“A few other people are walking through the building, poking around. “Is this your first time in this building?” I ask a man in a black faux-leather jacket, probably in his late 20s.
“Yeah — only Revolutionary Committee members were allowed in this place before. And anyway, I wouldn’t have had any reason to come.”
He seems a little nervous talking about it. I imagine how it must feel being in the burnt-out headquarters of an institution whose name has been associated with fear for as long as you can remember…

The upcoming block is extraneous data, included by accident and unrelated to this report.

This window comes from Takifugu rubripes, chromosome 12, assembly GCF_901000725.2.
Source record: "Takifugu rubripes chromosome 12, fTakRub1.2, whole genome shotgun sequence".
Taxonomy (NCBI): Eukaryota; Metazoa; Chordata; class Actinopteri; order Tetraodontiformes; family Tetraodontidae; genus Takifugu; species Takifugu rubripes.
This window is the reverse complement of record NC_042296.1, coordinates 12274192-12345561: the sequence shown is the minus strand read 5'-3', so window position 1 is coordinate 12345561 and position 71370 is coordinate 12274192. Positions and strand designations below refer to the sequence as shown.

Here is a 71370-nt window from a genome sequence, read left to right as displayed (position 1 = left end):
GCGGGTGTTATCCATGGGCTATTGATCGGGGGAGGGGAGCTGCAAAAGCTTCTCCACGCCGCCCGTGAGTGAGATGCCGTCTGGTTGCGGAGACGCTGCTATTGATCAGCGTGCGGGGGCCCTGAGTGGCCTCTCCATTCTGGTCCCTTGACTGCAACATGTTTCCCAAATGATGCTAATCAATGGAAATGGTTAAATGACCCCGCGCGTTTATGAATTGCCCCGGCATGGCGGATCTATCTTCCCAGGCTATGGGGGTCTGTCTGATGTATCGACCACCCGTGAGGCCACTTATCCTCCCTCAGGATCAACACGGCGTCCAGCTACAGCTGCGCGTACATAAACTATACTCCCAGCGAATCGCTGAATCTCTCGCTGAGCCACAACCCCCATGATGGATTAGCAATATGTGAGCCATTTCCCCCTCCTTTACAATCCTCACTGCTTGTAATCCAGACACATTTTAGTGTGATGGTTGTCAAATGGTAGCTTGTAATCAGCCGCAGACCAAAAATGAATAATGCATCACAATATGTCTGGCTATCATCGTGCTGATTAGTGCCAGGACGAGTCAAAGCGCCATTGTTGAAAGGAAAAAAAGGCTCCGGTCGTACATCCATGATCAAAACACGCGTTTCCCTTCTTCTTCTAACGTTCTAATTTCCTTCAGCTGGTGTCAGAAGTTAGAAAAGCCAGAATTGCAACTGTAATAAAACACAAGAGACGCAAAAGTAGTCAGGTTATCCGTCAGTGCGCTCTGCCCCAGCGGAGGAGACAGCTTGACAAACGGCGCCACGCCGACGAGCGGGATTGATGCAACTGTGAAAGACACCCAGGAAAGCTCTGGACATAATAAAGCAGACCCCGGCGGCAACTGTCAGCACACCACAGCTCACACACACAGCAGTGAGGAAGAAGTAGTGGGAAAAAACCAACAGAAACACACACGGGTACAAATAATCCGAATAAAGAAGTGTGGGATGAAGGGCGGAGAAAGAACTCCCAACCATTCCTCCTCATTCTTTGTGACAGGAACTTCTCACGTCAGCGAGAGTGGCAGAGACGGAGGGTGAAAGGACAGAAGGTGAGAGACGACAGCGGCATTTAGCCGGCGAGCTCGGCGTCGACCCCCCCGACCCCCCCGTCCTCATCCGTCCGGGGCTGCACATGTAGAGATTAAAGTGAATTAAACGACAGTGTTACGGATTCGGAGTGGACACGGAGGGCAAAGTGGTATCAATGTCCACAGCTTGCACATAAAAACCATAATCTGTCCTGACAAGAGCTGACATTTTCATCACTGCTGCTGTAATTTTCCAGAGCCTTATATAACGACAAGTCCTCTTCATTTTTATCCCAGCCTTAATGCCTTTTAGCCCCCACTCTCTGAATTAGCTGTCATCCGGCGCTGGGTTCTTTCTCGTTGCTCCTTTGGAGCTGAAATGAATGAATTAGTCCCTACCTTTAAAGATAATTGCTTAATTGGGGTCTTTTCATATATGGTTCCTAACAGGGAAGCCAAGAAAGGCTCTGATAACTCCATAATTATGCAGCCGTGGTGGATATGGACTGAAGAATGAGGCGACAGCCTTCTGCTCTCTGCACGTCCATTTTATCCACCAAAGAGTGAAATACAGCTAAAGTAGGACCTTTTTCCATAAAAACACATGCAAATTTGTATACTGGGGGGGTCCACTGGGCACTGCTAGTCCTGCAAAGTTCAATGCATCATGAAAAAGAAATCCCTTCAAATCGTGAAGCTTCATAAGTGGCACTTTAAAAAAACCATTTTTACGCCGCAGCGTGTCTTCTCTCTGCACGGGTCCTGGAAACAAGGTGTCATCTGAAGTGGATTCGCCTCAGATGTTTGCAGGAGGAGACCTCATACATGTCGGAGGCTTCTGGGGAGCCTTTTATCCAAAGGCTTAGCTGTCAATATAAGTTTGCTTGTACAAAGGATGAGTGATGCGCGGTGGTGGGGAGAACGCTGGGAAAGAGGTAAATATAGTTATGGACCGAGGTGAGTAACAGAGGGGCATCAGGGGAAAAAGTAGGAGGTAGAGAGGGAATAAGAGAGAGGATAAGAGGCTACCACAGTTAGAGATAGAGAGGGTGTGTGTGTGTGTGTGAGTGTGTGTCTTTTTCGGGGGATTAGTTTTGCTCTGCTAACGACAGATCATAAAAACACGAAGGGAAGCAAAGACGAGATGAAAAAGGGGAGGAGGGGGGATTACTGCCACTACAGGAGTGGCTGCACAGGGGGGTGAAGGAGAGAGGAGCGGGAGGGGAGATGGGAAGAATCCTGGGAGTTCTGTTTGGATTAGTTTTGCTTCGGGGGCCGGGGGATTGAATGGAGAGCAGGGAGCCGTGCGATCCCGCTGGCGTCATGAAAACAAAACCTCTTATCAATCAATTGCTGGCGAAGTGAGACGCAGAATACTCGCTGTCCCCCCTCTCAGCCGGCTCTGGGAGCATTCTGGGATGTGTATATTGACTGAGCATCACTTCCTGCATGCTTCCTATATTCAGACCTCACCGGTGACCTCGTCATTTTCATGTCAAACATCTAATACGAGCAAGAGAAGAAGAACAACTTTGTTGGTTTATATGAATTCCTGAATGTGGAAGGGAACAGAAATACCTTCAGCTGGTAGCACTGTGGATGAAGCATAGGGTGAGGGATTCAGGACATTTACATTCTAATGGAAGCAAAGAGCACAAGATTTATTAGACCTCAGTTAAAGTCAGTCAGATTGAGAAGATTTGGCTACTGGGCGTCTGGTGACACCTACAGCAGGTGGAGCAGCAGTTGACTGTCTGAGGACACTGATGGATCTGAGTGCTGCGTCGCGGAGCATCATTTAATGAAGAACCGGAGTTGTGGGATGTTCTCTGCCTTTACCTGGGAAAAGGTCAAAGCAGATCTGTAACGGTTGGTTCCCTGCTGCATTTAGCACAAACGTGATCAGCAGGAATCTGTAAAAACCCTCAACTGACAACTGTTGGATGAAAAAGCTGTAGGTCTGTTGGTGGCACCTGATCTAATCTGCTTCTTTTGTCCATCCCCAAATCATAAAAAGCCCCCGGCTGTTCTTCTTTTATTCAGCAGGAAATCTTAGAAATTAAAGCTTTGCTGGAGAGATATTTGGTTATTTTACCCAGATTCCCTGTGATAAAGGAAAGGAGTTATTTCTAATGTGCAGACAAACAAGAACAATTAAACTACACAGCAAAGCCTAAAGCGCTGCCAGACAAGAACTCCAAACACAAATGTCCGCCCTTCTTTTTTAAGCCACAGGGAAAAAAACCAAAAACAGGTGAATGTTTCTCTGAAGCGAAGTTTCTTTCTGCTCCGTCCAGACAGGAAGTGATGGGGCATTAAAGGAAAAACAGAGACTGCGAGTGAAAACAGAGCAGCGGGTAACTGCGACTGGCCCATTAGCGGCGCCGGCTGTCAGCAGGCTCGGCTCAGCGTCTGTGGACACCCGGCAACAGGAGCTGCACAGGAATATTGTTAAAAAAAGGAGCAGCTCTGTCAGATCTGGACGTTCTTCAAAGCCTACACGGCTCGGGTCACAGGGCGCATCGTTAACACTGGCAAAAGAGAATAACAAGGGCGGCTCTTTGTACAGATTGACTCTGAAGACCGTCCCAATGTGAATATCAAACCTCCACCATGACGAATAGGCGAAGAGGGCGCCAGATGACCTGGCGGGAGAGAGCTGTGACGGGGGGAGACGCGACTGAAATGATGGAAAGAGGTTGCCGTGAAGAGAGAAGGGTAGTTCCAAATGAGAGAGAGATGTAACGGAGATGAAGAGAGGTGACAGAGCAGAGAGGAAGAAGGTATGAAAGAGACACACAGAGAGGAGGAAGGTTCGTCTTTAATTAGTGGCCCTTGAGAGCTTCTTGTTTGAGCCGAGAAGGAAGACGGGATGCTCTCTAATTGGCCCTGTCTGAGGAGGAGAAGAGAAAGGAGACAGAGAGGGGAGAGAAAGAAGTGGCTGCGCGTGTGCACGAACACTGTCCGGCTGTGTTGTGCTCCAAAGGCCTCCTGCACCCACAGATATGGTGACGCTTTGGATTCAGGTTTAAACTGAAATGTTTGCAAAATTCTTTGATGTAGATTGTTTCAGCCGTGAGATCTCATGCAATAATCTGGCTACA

Benghazi’s residents seem determined to move toward a peaceful future without Gaddafi — a future without the Revolutionary Committees.But coming to terms with the ghosts of the past won’t be easy. Especially when the ghosts remain among you.”
Ryan Calder, “Inside Gaddafi’s dark places…”
Former detainees and their families said any outward appearance of Islamic devotion — a long beard, for example, or too much time in the mosque — was enough to land people on State Security’s radar.
“My brother was detained because he was trying to send food and medicine to Gaza,” said Ingy Qutb, 25. “They kept him three months and tortured him and…” Her voice broke and tears spilled onto her black veil.
(Hannah Allam, “New day in Egypt: Protesters sack State Security offices”)
“This place must be destroyed,” she said softly.